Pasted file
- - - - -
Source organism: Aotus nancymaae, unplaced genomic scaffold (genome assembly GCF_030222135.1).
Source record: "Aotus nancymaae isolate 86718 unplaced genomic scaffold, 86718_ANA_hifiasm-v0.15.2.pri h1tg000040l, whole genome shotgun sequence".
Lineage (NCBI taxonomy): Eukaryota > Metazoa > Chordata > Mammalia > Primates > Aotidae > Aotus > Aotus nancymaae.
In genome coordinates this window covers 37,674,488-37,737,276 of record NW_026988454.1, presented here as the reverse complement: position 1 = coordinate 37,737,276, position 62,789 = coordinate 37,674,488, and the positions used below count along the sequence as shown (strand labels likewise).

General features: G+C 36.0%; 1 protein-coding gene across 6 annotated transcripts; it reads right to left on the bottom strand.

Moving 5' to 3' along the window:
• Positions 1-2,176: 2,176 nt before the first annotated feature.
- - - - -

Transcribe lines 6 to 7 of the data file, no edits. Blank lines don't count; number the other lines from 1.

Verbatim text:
Moving 5' to 3' along the window:
• Positions 1-2,176: 2,176 nt before the first annotated feature.